expose and develop using the darkroom in the cellar. Besides, I made sure to
receive some great job offers from the industry like working as an editing
assistant that was normally offered to the director students at the school. I sat
in on two feature length movies with the Danish editor Janus Billeskov Jansen
who edited Max Von Sydows Danish movie Katinka and Leif Magnusson’s
Ung Flukt which was a constructive experience while I was preparing my final
examination film.
In 1989, I won the main award at the school film festival in Munich with my
final examination film Huset (The house), a forty minute long fictional film shot
with a 35 mm camera. Shortly after I started my own company called Dis film
in Norway and wrote the screen play for Iron Horse. Since this was my feature
film debut it was difficult to get it on screen. I was in contact with producers
and the Norwegian Film Institute at the time and received a development
grant of 17 thousand dollars that Egil Ødegård at Nordisk film produksjon A/S
and Dis film administrated. When my application was rejected I chose to put
away Iron Horse until I could knock down doors with more experience and not
having to compromise the story to satisfy producers who for example believed
the main actor role should be twenty instead of thirty years old and have a sex
appeal so the audience would be more interested. All in all I have experienced
producers that are interested in everything besides what Kalle Bohman, Roy
Andersson’s earlier producer, had taught us about the director moulding the
producer who in return will lay down everything for the director and not vice
versa.
I went ahead with Skjønnheten eller udyret (The Beauty or the Beast) and got
with me the Polish cinematographer Piotr Mokrosinski who later became my
live-in partner and the father to Lovisa Emilia who is eight years old today.
Scab Cam arranged to loan Piotr their Panavision camera almost for free and
Kodak supplied the raw film. Lisbeth Gabrielsson (who was the short film
consultant at the Swedish Film Institute) covered all our laboratory expenses
after she saw the final cut and Helen Berlin, who has edited everything I have
done so far to this day, did the editing job for free assisted by Nicole Beck.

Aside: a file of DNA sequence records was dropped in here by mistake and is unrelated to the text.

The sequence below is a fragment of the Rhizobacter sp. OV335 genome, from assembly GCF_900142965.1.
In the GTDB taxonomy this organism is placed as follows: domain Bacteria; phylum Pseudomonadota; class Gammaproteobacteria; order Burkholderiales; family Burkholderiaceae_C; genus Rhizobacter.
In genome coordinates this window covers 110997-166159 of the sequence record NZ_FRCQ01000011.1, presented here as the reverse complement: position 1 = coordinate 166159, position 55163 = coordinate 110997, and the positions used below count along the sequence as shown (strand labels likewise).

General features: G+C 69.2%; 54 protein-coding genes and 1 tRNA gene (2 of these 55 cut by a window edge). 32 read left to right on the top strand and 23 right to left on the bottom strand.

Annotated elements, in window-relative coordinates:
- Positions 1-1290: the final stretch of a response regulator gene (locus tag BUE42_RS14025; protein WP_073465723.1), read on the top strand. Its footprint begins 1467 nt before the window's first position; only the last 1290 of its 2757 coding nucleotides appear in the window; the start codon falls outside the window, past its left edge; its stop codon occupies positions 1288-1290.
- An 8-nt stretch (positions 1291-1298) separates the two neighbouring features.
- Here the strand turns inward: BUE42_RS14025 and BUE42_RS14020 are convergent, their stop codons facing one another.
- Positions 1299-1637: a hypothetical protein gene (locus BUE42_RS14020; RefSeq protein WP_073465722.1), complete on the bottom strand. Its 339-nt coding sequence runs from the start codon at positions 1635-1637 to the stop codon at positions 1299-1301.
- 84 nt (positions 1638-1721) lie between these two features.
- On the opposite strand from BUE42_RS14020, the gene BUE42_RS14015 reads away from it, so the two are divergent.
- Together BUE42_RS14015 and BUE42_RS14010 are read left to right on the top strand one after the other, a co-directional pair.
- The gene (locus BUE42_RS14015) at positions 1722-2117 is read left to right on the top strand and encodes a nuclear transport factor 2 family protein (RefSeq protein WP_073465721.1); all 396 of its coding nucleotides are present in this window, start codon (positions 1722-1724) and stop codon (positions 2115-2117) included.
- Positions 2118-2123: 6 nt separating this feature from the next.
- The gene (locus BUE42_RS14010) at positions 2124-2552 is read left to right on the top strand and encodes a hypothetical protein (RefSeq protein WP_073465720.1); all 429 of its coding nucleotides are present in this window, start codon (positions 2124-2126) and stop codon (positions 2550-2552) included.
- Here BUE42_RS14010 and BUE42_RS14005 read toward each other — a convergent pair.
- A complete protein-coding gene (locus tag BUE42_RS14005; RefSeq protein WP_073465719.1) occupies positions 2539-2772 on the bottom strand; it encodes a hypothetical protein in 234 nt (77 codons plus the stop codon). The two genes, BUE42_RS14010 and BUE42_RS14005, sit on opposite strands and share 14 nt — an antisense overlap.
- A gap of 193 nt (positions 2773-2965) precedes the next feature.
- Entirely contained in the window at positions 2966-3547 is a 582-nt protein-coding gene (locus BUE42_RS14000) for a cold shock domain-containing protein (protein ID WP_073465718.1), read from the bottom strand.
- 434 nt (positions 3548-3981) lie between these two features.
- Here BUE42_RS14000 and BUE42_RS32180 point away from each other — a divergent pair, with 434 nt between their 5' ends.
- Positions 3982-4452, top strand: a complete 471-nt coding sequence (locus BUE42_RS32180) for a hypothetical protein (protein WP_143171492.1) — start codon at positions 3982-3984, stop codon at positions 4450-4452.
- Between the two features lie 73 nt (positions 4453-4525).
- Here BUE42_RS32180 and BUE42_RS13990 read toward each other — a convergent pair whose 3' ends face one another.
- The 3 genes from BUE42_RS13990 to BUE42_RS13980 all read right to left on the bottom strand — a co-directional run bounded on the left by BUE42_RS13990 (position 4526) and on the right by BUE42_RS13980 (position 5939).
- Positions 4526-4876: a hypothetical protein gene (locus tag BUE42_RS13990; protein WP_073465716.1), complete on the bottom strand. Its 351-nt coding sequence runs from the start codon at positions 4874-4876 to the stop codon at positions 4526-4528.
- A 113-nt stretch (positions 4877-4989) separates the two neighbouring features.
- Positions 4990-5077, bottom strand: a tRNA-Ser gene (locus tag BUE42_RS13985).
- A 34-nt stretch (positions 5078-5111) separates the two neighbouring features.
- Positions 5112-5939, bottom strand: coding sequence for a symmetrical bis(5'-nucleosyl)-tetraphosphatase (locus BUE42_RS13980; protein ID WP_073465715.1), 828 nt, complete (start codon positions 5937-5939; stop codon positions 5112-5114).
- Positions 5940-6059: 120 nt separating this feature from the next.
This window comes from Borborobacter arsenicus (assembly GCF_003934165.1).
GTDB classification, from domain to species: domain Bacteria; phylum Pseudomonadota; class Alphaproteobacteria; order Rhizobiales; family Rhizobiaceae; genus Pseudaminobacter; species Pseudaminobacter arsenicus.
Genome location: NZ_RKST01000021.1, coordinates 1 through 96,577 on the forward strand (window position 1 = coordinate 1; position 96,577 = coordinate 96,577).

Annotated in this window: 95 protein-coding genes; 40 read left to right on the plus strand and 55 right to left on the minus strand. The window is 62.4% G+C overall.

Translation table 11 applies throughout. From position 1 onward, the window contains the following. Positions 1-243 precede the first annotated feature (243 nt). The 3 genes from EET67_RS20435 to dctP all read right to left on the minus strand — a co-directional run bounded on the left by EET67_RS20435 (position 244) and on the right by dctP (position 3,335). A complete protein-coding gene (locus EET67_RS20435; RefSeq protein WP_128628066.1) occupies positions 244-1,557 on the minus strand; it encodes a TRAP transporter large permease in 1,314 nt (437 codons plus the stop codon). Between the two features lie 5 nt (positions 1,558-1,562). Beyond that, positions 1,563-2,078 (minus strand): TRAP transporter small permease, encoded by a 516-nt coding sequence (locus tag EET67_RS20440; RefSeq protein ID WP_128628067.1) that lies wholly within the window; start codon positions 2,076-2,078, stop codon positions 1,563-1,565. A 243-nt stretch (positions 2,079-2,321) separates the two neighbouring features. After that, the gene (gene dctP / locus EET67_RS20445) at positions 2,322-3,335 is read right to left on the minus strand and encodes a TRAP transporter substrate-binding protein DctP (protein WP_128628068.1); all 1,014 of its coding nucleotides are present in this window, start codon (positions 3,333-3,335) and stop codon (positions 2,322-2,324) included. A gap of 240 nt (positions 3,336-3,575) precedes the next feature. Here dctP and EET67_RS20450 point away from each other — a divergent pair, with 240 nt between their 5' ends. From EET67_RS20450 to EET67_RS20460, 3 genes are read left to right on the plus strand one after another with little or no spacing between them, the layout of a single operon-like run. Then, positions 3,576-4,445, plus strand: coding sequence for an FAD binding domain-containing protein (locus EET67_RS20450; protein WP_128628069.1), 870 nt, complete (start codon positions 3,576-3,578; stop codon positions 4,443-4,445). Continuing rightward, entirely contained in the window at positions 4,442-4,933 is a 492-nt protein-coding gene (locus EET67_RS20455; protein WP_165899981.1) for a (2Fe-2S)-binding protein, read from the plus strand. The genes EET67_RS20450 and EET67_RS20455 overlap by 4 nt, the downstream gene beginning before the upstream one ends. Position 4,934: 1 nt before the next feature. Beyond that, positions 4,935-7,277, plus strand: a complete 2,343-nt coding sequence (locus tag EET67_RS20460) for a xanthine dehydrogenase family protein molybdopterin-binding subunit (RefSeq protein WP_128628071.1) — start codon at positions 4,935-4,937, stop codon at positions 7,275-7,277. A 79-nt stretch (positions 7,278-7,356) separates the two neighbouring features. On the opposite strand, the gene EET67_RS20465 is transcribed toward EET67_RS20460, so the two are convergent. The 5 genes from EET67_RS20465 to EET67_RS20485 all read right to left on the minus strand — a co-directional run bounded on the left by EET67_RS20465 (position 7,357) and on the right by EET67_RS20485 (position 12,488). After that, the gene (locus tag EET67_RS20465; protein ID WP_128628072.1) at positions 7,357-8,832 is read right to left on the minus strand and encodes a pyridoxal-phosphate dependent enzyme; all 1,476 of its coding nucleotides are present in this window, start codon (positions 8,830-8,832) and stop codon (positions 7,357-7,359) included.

Everything was a low budget or what I prefer to relate to as a “no budget film”
and the only expense was to be food. The Swedish Swelab went in with a
production loan for every film since and was extremely tolerant also because
they saw it as an investment when Piotr Mokrosinski, one of the most
promising commercial cinematographer in Sweden, was in charge of
cinematography. The Beauty or the Beast was finished in 1992 and became a
festival favorite traveling around to many different countries.
To pay for rent and living expenses I worked every weekend as often as I
could at the fresh food counter at ICA super market chain filleting fish and
expediting cheese to the cultural elite and to the group of other day to day
heroes. The joy in this was to learn and observe human behavior and to
receive hundred percent weekend wage (which was a reasonable pay that
gave me the possibility to live without a student loan). It is here my animation
screen play called Marinated Sunday came about, a film I hope to get up and
going in the next year. It is a brutal and a black humored view on the world
seen from the perspective of the chicken grill stand.
I got all my short film ideas rejected in Norway and the only time I was
considered a Norwegian was when I won awards. Meanwhile I got the offer to
direct a television feature Høstens første bilde (First Image of Autumn) written
by Vibeke Idsøe and produced by the Norwegian Broadcasting Corporation. It